Can I ask you what you’re reading?

“How to Win Friends and Influence People,” by Dale Carnegie.

Then why do you look so down?

I’m stuck here in the airport. Through my own fault I missed my flight this morning. I’m going to Florence for a conference on tourism entrepreneurship. I made a new reservation.

Network marketing?

Exactly. The best is by word of mouth. I’ve been doing it for a year and four months, and it’s opened up the world for me.

Do you make a living from it?

No. I’m a sports coordinator at Hadassim boarding school for at-risk youth. I’m in my fourth year at Wingate, studying physical education and teaching, and I teach children in the first to the fourth grades sports with arithmetic, or sports with English.

Simultaneously?

It’s called “experiential arithmetic” and “experiential English.” It’s a relatively new concept. I’ve been doing it for two years, with good feedback. Some kids don’t like arithmetic and English, but when it’s combined with physical play they are enthusiastic and learn.

How does it work in practice?

For example, I prepare cards with pictures and divide the children into two rows. They run through hoops or go through stations and answer questions. For example, if there’s a picture of a school, they have to say the word in English, and if they get it right they continue. There’s also a preparatory stage: Words are taught in class and then they practice them outside.

Do you like your job?

I like teaching very much, but education won’t make me rich.

And network marketing will?

I found an opportunity in network marketing of tourism. I’ve traveled a lot, and there are still many places I want to visit. I feel I have to fly during every vacation, for the experience, and I’m a teacher, so there are vacations After you undergo difficulties in life you look for experiences.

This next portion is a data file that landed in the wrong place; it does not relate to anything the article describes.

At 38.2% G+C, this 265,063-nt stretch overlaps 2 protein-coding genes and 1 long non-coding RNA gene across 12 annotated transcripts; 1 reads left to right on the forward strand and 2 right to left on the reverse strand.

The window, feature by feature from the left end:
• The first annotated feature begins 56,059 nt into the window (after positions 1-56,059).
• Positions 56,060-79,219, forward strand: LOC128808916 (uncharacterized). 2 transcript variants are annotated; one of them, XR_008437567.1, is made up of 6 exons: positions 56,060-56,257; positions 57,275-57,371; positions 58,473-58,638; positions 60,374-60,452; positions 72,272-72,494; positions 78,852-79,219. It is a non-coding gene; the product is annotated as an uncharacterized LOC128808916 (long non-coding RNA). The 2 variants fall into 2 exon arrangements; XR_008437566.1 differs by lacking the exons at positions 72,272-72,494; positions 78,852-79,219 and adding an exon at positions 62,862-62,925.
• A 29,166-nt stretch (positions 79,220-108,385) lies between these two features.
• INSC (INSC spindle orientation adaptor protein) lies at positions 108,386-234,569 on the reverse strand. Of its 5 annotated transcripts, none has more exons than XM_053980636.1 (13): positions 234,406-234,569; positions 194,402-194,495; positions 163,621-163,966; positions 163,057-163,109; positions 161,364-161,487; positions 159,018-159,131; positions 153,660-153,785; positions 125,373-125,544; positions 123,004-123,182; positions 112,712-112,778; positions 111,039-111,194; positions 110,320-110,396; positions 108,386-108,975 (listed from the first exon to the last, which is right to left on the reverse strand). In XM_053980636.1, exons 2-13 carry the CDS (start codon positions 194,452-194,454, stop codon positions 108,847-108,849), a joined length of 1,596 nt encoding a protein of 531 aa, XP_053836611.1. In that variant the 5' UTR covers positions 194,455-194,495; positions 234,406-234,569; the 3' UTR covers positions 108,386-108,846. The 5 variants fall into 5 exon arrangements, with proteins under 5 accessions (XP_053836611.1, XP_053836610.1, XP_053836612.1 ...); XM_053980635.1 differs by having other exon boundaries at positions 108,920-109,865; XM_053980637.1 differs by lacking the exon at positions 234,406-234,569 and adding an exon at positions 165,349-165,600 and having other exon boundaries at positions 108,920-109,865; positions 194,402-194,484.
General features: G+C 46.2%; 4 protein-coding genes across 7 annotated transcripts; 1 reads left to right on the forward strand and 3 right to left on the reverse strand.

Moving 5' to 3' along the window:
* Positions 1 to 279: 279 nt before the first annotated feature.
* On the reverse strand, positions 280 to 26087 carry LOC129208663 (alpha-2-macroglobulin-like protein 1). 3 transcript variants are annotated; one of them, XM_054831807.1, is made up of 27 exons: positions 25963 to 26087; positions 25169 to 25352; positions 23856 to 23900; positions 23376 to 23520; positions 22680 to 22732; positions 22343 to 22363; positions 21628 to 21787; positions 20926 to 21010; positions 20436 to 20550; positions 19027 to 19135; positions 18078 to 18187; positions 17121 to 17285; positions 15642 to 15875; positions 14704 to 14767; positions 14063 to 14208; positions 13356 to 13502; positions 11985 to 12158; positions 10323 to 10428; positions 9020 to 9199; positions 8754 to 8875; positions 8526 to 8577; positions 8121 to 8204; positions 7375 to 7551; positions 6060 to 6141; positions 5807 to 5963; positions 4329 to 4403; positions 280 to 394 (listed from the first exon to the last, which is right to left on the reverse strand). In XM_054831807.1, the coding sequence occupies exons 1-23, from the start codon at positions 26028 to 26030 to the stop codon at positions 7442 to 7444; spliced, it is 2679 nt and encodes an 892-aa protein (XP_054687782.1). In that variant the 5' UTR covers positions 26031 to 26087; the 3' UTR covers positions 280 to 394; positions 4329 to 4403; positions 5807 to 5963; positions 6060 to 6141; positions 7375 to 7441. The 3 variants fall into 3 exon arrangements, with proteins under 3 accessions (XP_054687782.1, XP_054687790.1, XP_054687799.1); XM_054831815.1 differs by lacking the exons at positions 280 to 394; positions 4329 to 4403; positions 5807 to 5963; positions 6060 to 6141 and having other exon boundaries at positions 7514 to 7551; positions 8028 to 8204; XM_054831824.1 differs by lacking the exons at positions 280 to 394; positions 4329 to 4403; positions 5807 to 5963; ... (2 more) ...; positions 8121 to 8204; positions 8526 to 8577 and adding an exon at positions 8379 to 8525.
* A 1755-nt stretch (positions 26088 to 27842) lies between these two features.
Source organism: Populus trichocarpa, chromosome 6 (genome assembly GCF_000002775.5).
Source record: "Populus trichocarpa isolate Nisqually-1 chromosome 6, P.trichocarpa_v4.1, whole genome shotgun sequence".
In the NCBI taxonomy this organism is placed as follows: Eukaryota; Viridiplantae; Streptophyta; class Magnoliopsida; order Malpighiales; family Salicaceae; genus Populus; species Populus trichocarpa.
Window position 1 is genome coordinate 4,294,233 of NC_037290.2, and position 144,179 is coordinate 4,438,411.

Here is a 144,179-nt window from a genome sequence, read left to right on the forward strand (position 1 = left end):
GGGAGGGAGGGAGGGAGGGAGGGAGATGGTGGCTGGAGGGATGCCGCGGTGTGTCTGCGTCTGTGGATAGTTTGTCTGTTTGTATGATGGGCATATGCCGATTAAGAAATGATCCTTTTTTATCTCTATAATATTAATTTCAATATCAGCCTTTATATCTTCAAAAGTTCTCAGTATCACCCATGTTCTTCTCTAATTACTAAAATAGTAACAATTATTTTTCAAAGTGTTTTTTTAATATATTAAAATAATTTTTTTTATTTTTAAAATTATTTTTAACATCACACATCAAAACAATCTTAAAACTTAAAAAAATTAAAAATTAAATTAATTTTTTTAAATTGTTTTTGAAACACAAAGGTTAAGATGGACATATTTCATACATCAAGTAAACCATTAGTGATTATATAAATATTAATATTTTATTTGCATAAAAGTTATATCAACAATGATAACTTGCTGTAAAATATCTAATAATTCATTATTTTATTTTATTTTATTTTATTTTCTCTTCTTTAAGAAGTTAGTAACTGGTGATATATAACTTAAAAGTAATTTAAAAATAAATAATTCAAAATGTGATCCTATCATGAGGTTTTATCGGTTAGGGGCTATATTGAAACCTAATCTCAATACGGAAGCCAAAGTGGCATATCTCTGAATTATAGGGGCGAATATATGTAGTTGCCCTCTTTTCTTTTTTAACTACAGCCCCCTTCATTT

What kind of difficulties?

I’m originally from Yeruham [a town in the Negev] and from a huge family – 10 children. My mother, who’s an angel, was a single parent. I remember us at home, crazy kids, fighting with one another but embracing a second later. “Okay, I cracked your head open” – and laughing. We had a great many economic difficulties, and in the seventh grade I left for a boarding school.

Which one?

The agricultural boarding school at Eshel Hanassi [outside Be’er Sheva]. I developed a good foundation for life there. I had good teachers and the students formed a cohesive group. We liked each other and we liked the place. Being a teacher at a boarding school has closed a circle for me.

Does the fact that you yourself went to a boarding school help?

Yes. I share that with my students, so they’ll understand that I’m not against them. But I’m not there just to give them a good time and love: I also set limits. Hadassim is a completely different school from Eshel Hanassi, where there were kids from a good social class. Hadassim is therapeutic, educational and welfare-related, with problematic Israeli and immigrant kids from all over, some with family and some without. And at Hadassim you work and study, maintain the place, take responsibility. Teaching there also developed my self-confidence. 

Did you always want to be a teacher?

No, it came my way and I leaped at the chance. That’s something I’ve learned about life from network marketing: not to be too afraid. For example, I think that in the past, I would have told you I don’t want to be interviewed because of lack of self-confidence, even though I would’ve wanted to. Today I go with the flow. Shyness – are you familiar with that?

Definitely.

I used to be super shy. I was hooked on television, afraid to get on a bus and to have to talk to the driver, too shy to communicate. Today I understand that lack of self-confidence is also a tool.

In what sense?

Because from the fear that I wouldn’t succeed, I’d always understood that no matter what my economic situation might be, I’d look for something that I really liked. I’ve had limitations all my life, but now I have the freedom to choose what I want to do. I also understand that I want to help convey this insight to my siblings.

What insight?

That they are capable of doing whatever they want with their lives.